LOS ANGELES — With the Oscars in town, and flamboyant former boxer Floyd Mayweather — in Los Angeles to celebrate his 40th birthday — staying in the same hotel as his team, San Antonio Spurs coach Gregg Popovich was ready to split.
Besides, the lush drinks and fancy meals had become too much.
“We’ve been here four or five nights and I’ve had lunches and dinners and wine every day until I can’t wait to get out of here,” Popovich joked. “I need to go dry out, both food and alcohol-wise. I’ve had a ball. It’s been great. I just hope half the team shows up today. [It’s like], ‘Are we going to practice tomorrow?’ No, screw practice. We’ve got to go to lunch. It’s an attractive place.”
What sits even prettier at the moment, however, is the 6-2 record San Antonio posted on its annual rodeo road trip, which tipped off on Feb. 6, and came to conclusion hours after Popovich’s remarks Sunday with the Spurs blasting the Los Angeles Lakers, 119-98.
Having endured seemingly all manner of adversity during this trip, San Antonio now turns its attention to the push for the postseason. The Spurs finally return home Wednesday to host the Indiana Pacers.
“It was a good trip,” Popovich said. “We had one bad night out of 11 or 12 days. I thought they maintained their focus really well, especially coming back off the [All-Star] break and playing the last couple of games. I thought we did a good job.”
The Spurs tipped off the road trip on Feb. 6 with a loss at Memphis and have played the majority of the trek without center Pau Gasol, who was finally able to return to the lineup Friday following a fractured finger on his left hand. Coming off the bench over the last two outings of the trip, Gasol poured in a combined 32 points to go with 18 rebounds while shooting a perfect 5-of-5 from deep.
So as encouraged as the Spurs may be about Gasol’s return, perhaps the squad is even more giddy about the development of the high flying Dewayne Dedmon, who appears to have landed a permanent starting role in the veteran’s absence. Before Feb. 24, Gasol hadn’t played in a game since a Jan. 17 win over the Minnesota Timberwolves.
The Spurs first inserted Dedmon into the starting lineup on Jan. 31 and he’s been there ever since as the club has compiled an 8-2 record during that span.
“He’s playing at a high level, energy-wise, defending well, finishing, setting good screens,” said Spurs forward Kawhi Leonard, who finished Sunday with a game-high 25 points. “He’s doing everything we ask him to do.”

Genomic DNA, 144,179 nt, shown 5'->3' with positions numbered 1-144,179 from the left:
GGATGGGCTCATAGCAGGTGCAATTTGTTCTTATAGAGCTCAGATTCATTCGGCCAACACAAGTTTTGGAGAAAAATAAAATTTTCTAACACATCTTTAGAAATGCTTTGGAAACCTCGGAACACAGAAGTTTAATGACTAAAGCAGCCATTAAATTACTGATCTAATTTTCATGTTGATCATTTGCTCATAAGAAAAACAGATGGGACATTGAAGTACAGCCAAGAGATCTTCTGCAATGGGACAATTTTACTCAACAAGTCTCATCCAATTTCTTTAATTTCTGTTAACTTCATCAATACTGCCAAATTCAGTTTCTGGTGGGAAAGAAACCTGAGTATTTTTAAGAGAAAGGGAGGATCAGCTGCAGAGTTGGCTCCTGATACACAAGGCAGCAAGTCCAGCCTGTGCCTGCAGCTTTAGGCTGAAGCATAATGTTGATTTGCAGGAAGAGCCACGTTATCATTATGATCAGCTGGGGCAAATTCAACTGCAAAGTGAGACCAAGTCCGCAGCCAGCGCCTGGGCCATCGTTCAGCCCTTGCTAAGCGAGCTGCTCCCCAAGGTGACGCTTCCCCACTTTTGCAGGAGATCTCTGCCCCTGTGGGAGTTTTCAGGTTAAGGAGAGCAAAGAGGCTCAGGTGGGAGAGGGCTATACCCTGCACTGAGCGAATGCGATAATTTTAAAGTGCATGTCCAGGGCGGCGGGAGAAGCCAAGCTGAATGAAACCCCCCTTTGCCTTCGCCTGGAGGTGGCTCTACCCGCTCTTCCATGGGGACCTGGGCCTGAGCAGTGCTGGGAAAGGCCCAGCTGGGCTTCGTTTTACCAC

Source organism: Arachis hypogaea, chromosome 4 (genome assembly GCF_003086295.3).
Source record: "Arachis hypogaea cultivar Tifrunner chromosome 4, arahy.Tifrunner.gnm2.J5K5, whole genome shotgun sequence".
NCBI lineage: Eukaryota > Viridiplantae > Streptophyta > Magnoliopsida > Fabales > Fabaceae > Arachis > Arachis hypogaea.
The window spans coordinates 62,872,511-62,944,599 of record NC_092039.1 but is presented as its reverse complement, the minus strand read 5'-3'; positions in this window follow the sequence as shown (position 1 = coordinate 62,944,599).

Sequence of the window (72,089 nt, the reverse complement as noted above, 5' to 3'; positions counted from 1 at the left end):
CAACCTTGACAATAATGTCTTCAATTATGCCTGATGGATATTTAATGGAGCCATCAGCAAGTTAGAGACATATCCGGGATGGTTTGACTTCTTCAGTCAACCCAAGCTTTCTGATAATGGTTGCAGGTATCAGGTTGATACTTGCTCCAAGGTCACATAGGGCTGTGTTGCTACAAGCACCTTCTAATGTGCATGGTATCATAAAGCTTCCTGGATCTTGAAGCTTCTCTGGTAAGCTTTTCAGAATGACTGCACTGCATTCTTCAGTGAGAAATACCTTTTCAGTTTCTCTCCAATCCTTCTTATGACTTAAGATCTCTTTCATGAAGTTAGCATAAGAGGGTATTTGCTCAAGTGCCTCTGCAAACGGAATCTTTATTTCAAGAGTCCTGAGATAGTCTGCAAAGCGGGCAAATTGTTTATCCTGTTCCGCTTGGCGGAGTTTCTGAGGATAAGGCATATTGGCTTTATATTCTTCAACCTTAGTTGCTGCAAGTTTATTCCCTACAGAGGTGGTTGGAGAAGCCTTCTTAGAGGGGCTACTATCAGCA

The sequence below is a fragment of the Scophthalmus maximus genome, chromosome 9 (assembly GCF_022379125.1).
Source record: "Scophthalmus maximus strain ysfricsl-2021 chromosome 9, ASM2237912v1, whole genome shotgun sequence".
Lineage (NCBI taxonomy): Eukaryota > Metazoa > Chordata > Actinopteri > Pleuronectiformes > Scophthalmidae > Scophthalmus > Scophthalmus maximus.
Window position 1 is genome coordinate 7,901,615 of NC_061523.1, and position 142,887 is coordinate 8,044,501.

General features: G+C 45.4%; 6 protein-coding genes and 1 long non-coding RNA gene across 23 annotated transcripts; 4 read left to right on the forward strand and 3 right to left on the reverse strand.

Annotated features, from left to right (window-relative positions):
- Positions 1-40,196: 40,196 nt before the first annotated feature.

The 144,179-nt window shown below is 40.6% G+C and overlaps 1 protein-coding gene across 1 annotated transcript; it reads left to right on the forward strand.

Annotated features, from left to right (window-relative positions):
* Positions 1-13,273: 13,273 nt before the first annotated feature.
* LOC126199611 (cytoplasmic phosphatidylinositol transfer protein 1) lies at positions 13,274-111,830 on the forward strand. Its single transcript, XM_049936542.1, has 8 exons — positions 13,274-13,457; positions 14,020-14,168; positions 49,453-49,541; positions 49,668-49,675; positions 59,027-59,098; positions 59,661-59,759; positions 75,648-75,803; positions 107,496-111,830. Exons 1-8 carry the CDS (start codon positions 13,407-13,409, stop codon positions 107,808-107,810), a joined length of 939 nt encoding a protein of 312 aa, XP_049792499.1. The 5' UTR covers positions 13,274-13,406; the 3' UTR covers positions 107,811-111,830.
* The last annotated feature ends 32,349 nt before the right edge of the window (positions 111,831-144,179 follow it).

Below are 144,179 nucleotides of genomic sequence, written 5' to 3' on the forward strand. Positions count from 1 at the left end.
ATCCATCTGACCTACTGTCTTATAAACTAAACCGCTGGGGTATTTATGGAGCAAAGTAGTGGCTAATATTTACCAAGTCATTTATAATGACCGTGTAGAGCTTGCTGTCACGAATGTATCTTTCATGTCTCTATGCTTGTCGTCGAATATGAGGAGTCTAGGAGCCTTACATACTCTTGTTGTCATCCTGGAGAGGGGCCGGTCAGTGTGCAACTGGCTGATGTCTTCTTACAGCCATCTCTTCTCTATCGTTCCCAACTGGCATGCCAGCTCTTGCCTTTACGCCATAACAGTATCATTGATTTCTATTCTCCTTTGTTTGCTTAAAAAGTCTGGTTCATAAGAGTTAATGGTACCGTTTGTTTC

That all makes for an interesting dilemma for Popovich, according to Spurs point guard Tony Parker.
“He’s improving, his confidence is growing. He’s a good fit with us,” Parker said of Dedmon. “He just creates a different look; the pressure with him rolling to the basket. It’s been good, and it’s going to be Pop’s decision. It’s a good problem to have.”
At the very least, the situation helped to cultivate some of the team’s depth, while all the strange environments and hostile crowds on the road helped to build some of the moxie the Spurs may ultimately need down the stretch of the regular season and into the postseason.
“It was different types of adversity that we handled throughout this road trip, having that [All-Star] break in between,” reserve guard Patty Mills said. “It’s all money in the bank for the rest of the season and for the playoffs. We’re learning along the way. The team is still learning each other and finding ways. That’s the best thing about it. Trying to learn how to be a professional player is learning on the fly. It’s not easy, but we’re doing it.”
Several Spurs mentioned the team was able to bond due to all the time spent on the road on planes and busses and in hotels and restaurants for team dinners.
The team also screened the short film “Love is All You Need” just before the All-Star break.
“It’s always good for us to be on the road. You wouldn’t ask for this,” said power forward LaMarcus Aldridge, who scored 16 points Sunday. “But being on the road so long, being able to have to do it every night, you kind of become closer because you’re grinding together. That always makes you better.”
Aldridge joined the Spurs in the summer leading into the 2015-16 season, while Dedmon and Gasol are new to the team, as are rookies Davis Bertans and Dejounte Murray, which makes San Antonio’s annual bonding trip all the more important.
“We went 6-2. Can’t complain about it,” Leonard said. “We let one slip away. Like I always said, we’re taking stepping points toward getting better to make a playoff push. We played eight games on the road, a lot of team dinners, walking and getting lunch together. We definitely did the team bonding.”
Over the past 15 years, San Antonio has produced a record of 88-37 during their annual road trip. The rodeo trip is a tradition that began in the 2002-03 season when the Spurs moved from the Alamodome to their current home, the AT&T Center.
Each year the AT&T Center hosts the San Antonio Stock Show and Rodeo in February, and the event forces the Spurs out of town for most of the month.
“Obviously, it was a good trip to test ourselves and come together,” Gasol said. “Show that you can get it done on the road, build some stuff, some toughness, physicality, execution, discipline. So, I think all that was accomplished. I think the team chemistry is where we want it to be. We have two great units with great players that are interchangeable pretty much; a lot of guys who can come off the bench could start. So we have a great overall team.”